She had already remarked that she knew how to write an equation expressing the condition she wanted, so I asked her to do that; she wrote $$(L×W) = ([L+W]×2).$$ I remember being her age and using all different shapes of parentheses too. I suggested that she should solve the equation for , getting on one side and a bunch of stuff involving on the other, but she wasn't sure how to do it, so I offered suggestions while she moved the symbols around, eventually obtaining $$W = 2L\div (L-2).$$ I would have written it as a fraction, but getting the right answer is important, and using the same notation I would use is much less so, so I didn't say anything.

I asked her to plug in and observe that popped right out, and then similarly that yields , and then I asked her to try the other example she knew. Then I suggested that she see what did: it gives , This was new, so she checked it by calculating the area and the perimeter, both . She was very excited by this time. As I have mentioned earlier, algebra is magical in its ability to mechanically yield answers to all sorts of questions. Even after thirty years I find it astonishing and delightful. You set up the equations, push the symbols around, and all sorts of stuff pops out like magic. Calculus is somehow much less astonishing; the machinery is all explicit. But how does algebra work? I've been thinking about this on and off for a long time and I'm still not sure.

At that point I took over because I didn't think I would be able to guide her through the next part of the problem without a demonstration; I wanted to graph the function and she does not have much experience with that. She put in the five points we already knew, which already lie on a nice little curve, and then she asked an incisive question: does it level off, or does it keep going down, or what? We discussed what happens when gets close to 2; then shoots up to infinity. And when gets big, say a million, you can see from the algebra that is a hair more than 2. So I drew in the asymptotes on the hyperbola.

Katara is not yet familiar with hyperbolas. (She has known about parabolas since she was tiny. I have a very fond memory of visiting Portland with her when she was almost two, and we entered Holladay park, which has fountains that squirt out of the ground. Seeing the water arching up before her, she cried delightedly “parabolas!”)

Once you know how the graph behaves, it is a simple matter to see that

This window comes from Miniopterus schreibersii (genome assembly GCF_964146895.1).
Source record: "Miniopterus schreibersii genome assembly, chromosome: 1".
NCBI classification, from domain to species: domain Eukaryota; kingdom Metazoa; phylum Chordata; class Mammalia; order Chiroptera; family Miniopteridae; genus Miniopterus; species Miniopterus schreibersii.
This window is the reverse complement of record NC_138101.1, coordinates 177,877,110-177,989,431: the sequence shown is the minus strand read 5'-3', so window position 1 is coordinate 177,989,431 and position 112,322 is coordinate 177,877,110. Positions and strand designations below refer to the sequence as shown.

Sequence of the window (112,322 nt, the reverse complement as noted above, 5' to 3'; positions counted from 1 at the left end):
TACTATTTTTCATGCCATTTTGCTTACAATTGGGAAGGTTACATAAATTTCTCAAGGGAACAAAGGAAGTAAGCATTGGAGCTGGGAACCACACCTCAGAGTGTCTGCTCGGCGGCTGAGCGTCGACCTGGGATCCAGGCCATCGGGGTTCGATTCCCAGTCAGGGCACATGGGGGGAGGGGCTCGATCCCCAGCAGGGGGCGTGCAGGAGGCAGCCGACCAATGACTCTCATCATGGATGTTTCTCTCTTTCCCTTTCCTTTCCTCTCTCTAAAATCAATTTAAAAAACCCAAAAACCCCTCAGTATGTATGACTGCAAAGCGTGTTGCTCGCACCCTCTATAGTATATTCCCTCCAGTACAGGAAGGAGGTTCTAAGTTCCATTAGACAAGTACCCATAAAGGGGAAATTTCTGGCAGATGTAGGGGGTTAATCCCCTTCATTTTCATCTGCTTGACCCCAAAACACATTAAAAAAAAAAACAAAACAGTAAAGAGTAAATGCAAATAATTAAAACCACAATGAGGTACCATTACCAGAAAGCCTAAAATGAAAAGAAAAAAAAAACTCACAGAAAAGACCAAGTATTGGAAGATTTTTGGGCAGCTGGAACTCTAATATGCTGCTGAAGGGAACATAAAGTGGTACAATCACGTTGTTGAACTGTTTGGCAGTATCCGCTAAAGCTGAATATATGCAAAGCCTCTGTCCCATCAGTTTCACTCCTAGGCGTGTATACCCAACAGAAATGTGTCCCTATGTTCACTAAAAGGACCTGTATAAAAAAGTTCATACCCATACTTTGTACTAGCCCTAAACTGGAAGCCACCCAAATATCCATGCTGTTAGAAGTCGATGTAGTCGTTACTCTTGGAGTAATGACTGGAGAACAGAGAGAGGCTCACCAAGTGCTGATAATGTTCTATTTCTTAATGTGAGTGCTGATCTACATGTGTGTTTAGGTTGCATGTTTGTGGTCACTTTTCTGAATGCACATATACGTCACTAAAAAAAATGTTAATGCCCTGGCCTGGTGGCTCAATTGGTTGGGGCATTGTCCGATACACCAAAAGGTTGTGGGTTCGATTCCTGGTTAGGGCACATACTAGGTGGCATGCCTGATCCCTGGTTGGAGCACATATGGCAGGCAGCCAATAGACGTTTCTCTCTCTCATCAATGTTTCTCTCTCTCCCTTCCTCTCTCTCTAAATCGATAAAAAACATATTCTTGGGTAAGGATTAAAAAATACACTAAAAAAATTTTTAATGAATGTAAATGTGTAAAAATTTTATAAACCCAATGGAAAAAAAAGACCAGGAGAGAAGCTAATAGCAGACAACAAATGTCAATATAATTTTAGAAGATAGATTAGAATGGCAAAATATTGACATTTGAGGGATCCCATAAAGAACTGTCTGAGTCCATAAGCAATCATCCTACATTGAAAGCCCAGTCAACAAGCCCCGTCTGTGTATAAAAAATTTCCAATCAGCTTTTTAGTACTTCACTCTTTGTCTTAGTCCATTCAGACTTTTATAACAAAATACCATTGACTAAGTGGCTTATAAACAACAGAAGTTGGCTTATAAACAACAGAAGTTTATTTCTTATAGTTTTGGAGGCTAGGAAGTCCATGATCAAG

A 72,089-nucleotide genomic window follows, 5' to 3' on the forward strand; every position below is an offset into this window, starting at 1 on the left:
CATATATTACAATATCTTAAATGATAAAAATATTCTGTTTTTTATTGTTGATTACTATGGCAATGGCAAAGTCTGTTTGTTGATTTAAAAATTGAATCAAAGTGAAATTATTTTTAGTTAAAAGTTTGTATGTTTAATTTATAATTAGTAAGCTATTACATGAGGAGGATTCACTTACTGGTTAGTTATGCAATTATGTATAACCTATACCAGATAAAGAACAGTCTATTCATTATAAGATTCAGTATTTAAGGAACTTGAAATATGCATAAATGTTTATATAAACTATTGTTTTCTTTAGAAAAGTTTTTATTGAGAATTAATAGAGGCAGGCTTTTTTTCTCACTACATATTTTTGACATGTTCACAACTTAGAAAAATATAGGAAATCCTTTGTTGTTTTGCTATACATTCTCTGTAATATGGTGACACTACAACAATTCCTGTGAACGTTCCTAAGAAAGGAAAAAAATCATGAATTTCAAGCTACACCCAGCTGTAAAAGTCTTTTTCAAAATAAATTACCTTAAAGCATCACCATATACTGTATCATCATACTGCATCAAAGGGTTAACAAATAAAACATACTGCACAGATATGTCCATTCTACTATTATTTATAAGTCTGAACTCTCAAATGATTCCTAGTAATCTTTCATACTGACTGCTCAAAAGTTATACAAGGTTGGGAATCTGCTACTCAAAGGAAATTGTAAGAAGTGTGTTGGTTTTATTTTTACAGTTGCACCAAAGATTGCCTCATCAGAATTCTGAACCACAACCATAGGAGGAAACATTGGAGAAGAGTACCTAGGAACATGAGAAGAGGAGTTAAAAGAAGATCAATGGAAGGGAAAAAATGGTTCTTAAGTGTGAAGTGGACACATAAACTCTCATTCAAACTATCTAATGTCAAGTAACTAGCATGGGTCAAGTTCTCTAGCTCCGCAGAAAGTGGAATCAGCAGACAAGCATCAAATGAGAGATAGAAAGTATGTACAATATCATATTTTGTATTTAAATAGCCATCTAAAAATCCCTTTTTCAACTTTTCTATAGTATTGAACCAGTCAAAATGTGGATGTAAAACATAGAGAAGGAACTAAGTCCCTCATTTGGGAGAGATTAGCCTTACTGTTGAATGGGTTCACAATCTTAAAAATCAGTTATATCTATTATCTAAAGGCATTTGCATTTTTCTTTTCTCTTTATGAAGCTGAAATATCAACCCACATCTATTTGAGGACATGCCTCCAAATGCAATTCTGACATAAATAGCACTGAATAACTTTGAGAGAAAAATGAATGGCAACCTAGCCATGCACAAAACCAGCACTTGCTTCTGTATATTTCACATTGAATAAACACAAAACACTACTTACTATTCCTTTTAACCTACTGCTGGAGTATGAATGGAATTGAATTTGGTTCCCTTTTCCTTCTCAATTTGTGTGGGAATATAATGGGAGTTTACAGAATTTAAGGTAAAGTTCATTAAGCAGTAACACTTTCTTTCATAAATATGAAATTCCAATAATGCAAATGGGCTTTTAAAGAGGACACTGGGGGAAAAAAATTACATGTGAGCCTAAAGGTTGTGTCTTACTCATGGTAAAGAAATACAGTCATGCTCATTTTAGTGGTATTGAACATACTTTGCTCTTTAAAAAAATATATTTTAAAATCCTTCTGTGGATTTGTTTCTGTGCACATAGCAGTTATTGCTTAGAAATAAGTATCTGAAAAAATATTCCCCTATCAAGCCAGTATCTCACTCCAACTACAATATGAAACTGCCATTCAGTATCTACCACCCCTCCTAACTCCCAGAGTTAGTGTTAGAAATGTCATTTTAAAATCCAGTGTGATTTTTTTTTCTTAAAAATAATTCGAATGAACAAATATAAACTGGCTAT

there are no integer solutions other than and . We know that
does not work. For the value of is always strictly
between and . For there is no value of that works at
all. For the formula says that is negative, on the
other branch of the hyperbola, which is a perfectly good *numerical*
solution (for example, ) but makes no sense as the width of
a rectangle. So it was a good lesson about how mathematical modeling
sometimes introduces solutions that are wrong, and how you have to
translate the solutions back to the original problem to see if they
make sense.

[ Addendum 20150330: Thanks to Steve Hastings for his plot of the hyperbola, which is in the public domain. ]

### ANN: Magic Cookies! Android board game in Haskell

### Noam Lewis: A simple bash script for monitoring the output of a running process

I got tired of my screen getting flooded with text when all I wanted was to see the last output line **at any given time**. What I really want is to just see one output line and have it replaced with some newer text when it’s available. So I wrote a script (in, ahem, bash) that lets your do exactly this. Call it “tailor.sh” or whatever you want:

(If the code below is screwed up, see it here on gist)

#!/bin/bash -eu LOG_FILE=$1 SB="stdbuf -i0 -oL" shift tput sc $@ 2>&1 \ | $SB tee $LOG_FILE \ | $SB cut -c-$(tput cols) \ | $SB sed -u 's/\(.\)/\\\1/g' \ | $SB xargs -0 -d'\n' -iyosi -n1 bash -c 'tput rc;tput el; printf "\r%s" yosi' EXIT_CODE=${PIPESTATUS[0]} tput rc;tput el;printf "\r" # Delete the last printed line exit $EXIT_CODEI use it in a test env bringup script to run some builds. Instead of having to lose all the context of the wrapping script, I now see just a single output line of the invoked builds at any given time.